While some columnists and editorial boards prematurely proclaim the triumph of the Arab spring, there is a tendency to lose sight of the fact that the defenders of Arab regimes have time and again proved themselves to be smart, flexible, and exceptionally brutal when confronting internal challenges. It seems unlikely that the gendarme states of the Middle East will allow themselves to be disarmed without much of a fight. Arab governments tend to engage in a combination of repression and cosmetic liberalization in their efforts to preserve their authoritarian political systems. That's why the number of protesters in the streets, the staging of elections, or the ability of Arabs to say nasty things about their leaders -- without getting arrested -- are fairly crude metrics for measuring political change. Observers need to look beyond these types of developments. What really matters are changes to the institutional mechanisms of political control. Thus far, the leaders of the Middle East, despite becoming adept at the discourse of democratization and masters of tactical political openings, have taken very few steps to fundamentally alter the authoritarian status quo.
According to Egyptian officials and regime-affiliated elites, Egypt is an "emerging democracy," which, at first blush, is not as disingenuous a statement as it seems. After all, in June 2003, the People's Assembly abolished Egypt's extraconstitutional State Security Courts, which had routinely been used to repress political opponents of the regime. Yet the practical effect of this "reform" was rather limited. Although the State Security Court was abolished, the special jurisdiction of this court was merely shifted into Egypt's "regular" courts. The city-state of Qatar has been the focus of breathless analysis concerning its political and economic dynamism. While Qataris have a slew of new political rights as a result of their 2004 constitution, they still cannot hold their leaders accountable. Qatar's constitution institutionalizes the power of the ruling Al-Thani family. In Jordan, the country that has perhaps the best public relations when it comes to reform, King Abdullah has issued "temporary laws" restricting individual freedoms.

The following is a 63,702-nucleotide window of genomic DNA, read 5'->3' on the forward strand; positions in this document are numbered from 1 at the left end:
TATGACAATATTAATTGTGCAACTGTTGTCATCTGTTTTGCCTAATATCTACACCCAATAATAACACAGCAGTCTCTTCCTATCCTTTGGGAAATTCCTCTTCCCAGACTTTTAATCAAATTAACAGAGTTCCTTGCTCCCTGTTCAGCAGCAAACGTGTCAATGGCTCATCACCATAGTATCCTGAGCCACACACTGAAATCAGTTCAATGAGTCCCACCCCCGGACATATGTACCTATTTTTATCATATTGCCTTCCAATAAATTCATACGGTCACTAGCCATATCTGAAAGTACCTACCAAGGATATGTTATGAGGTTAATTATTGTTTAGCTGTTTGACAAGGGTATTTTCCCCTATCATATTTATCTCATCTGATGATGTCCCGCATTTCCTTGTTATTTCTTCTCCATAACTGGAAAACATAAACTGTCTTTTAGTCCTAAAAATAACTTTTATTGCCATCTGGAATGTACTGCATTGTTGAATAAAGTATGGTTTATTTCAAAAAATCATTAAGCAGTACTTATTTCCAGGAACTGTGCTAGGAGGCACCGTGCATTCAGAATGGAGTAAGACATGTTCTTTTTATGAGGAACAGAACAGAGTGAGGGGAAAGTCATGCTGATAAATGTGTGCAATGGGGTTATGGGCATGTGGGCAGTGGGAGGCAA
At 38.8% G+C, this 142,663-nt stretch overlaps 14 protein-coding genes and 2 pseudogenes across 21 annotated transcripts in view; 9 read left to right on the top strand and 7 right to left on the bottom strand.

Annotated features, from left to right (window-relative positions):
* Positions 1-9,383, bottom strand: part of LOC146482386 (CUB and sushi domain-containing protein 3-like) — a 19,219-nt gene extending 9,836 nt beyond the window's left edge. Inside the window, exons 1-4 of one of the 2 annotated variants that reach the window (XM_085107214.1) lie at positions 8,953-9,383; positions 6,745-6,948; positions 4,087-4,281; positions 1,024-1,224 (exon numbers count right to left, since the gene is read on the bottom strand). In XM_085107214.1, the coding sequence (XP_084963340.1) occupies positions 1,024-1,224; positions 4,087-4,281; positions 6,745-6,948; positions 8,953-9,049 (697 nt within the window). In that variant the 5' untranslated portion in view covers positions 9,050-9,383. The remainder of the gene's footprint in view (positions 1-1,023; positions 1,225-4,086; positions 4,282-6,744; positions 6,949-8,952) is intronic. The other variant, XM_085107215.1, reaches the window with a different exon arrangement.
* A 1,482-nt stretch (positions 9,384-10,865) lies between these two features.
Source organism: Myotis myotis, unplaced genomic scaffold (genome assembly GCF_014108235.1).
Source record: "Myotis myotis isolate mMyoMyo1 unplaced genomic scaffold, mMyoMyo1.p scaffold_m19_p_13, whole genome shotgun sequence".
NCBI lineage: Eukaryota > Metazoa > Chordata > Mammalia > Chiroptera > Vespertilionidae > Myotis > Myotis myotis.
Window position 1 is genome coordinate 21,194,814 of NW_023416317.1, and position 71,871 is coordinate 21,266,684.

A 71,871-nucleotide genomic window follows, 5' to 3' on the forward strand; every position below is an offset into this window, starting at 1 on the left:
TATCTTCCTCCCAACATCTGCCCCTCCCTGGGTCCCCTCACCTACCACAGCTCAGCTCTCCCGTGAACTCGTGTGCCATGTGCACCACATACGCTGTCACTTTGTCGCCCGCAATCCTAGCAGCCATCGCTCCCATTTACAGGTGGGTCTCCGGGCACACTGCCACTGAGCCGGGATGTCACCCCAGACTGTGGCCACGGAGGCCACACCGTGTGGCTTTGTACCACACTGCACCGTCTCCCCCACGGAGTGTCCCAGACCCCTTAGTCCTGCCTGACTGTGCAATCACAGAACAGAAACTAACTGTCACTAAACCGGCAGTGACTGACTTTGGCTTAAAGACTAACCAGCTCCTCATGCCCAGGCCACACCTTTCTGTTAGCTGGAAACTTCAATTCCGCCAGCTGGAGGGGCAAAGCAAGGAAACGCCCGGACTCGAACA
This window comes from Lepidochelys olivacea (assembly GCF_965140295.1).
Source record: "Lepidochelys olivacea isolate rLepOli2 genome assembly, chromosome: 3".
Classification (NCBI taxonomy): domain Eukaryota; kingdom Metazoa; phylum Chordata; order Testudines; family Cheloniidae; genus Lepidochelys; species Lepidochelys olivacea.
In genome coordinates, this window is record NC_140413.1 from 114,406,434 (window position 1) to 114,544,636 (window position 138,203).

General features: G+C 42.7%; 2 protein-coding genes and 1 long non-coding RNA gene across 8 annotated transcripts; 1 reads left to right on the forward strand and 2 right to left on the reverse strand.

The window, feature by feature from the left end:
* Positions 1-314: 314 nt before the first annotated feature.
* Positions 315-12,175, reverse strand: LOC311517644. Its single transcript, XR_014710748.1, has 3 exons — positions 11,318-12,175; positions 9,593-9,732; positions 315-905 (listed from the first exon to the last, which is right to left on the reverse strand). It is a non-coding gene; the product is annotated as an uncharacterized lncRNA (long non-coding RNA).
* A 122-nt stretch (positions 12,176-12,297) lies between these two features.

What is happening in Egypt, Qatar, and Jordan is illustrative of the state of affairs throughout the Middle East. Not a pretty picture of democracy on the march, but rather of the all-too-familiar image of regimes using their considerable power to manage, deflect, co-opt, and repress opposition under the guise of reform. Analysts will know that something truly profound is under way in the Middle East when, for example, laws governing political parties actually permit Arabs to organize and national assemblies are no longer docile appendages of the powerful executive branches. The genuine abolition of extraconstitutional security laws -- not the replacement of these regulations with equally draconian measures under different names -- would also be a positive indication of democratic change. All this, of course, is part and parcel of the larger project of endowing Arab citizens with the tools to hold their leaders accountable. While the genuine outpouring of demand for change in the Middle East is exhilarating to observe, until the mechanisms of political control are razed rather than merely revised, authoritarianism will be a fact of life in the Arab world.
Related in SlateTamara Wittes profiled Egyptian President Hosni Mubarak. Brendan I. Koerner explained how to pronounce "Qatar." Lee Smith called King Abdullah II of Jordan "the Arab World's can-do guy." Outside the Arab world, after Iran's presidential election in June, Negar Azimi said Western observers had paid too much attention to Iranian bloggers, even though "blog culture ... remains a privileged enterprise."
Steven A. Cook is the Douglas Dillon Fellow at the Council on Foreign Relations.